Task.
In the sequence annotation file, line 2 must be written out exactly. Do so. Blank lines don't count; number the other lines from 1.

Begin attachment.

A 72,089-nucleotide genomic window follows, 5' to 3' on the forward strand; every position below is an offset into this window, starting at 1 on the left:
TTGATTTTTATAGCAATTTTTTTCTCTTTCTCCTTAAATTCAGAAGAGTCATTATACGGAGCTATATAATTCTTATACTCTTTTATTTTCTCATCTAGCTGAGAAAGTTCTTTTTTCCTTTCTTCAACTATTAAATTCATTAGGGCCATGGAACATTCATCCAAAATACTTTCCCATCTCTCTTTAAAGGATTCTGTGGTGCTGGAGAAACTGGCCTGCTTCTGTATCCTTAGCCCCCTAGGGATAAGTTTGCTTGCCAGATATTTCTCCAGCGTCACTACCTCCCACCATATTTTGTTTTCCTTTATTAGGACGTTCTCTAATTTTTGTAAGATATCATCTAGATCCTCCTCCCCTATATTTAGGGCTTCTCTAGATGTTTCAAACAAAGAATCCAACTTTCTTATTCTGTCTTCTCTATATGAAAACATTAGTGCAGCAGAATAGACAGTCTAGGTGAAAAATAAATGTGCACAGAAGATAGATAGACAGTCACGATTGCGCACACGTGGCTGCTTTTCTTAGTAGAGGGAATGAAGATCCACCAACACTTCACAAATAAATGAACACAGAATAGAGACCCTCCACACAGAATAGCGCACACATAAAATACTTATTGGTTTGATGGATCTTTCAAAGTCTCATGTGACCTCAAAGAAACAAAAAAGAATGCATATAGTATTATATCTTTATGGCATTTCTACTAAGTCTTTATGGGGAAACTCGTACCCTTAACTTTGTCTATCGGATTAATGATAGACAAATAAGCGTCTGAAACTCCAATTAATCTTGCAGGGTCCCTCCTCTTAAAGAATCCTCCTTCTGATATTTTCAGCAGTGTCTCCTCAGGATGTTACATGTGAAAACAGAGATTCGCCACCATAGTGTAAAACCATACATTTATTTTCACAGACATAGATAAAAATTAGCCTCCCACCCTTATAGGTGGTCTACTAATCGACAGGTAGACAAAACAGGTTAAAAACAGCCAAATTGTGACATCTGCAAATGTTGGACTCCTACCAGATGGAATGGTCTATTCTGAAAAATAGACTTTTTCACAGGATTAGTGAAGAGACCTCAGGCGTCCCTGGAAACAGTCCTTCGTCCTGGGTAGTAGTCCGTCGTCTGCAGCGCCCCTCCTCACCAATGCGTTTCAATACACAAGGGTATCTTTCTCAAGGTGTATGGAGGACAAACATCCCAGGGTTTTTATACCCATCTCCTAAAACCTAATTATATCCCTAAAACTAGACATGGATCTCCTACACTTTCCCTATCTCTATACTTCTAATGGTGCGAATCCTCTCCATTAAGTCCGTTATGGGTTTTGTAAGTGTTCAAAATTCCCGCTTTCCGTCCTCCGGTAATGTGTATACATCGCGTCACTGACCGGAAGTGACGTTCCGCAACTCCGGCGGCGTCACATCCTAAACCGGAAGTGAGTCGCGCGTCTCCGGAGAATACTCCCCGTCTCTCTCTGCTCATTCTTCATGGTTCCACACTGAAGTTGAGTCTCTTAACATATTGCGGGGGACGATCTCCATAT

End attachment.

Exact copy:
TTGATTTTTATAGCAATTTTTTTCTCTTTCTCCTTAAATTCAGAAGAGTCATTATACGGAGCTATATAATTCTTATACTCTTTTATTTTCTCATCTAGCTGAGAAAGTTCTTTTTTCCTTTCTTCAACTATTAAATTCATTAGGGCCATGGAACATTCATCCAAAATACTTTCCCATCTCTCTTTAAAGGATTCTGTGGTGCTGGAGAAACTGGCCTGCTTCTGTATCCTTAGCCCCCTAGGGATAAGTTTGCTTGCCAGATATTTCTCCAGCGTCACTACCTCCCACCATATTTTGTTTTCCTTTATTAGGACGTTCTCTAATTTTTGTAAGATATCATCTAGATCCTCCTCCCCTATATTTAGGGCTTCTCTAGATGTTTCAAACAAAGAATCCAACTTTCTTATTCTGTCTTCTCTATATGAAAACATTAGTGCAGCAGAATAGACAGTCTAGGTGAAAAATAAATGTGCACAGAAGATAGATAGACAGTCACGATTGCGCACACGTGGCTGCTTTTCTTAGTAGAGGGAATGAAGATCCACCAACACTTCACAAATAAATGAACACAGAATAGAGACCCTCCACACAGAATAGCGCACACATAAAATACTTATTGGTTTGATGGATCTTTCAAAGTCTCATGTGACCTCAAAGAAACAAAAAAGAATGCATATAGTATTATATCTTTATGGCATTTCTACTAAGTCTTTATGGGGAAACTCGTACCCTTAACTTTGTCTATCGGATTAATGATAGACAAATAAGCGTCTGAAACTCCAATTAATCTTGCAGGGTCCCTCCTCTTAAAGAATCCTCCTTCTGATATTTTCAGCAGTGTCTCCTCAGGATGTTACATGTGAAAACAGAGATTCGCCACCATAGTGTAAAACCATACATTTATTTTCACAGACATAGATAAAAATTAGCCTCCCACCCTTATAGGTGGTCTACTAATCGACAGGTAGACAAAACAGGTTAAAAACAGCCAAATTGTGACATCTGCAAATGTTGGACTCCTACCAGATGGAATGGTCTATTCTGAAAAATAGACTTTTTCACAGGATTAGTGAAGAGACCTCAGGCGTCCCTGGAAACAGTCCTTCGTCCTGGGTAGTAGTCCGTCGTCTGCAGCGCCCCTCCTCACCAATGCGTTTCAATACACAAGGGTATCTTTCTCAAGGTGTATGGAGGACAAACATCCCAGGGTTTTTATACCCATCTCCTAAAACCTAATTATATCCCTAAAACTAGACATGGATCTCCTACACTTTCCCTATCTCTATACTTCTAATGGTGCGAATCCTCTCCATTAAGTCCGTTATGGGTTTTGTAAGTGTTCAAAATTCCCGCTTTCCGTCCTCCGGTAATGTGTATACATCGCGTCACTGACCGGAAGTGACGTTCCGCAACTCCGGCGGCGTCACATCCTAAACCGGAAGTGAGTCGCGCGTCTCCGGAGAATACTCCCCGTCTCTCTCTGCTCATTCTTCATGGTTCCACACTGAAGTTGAGTCTCTTAACATATTGCGGGGGACGATCTCCATAT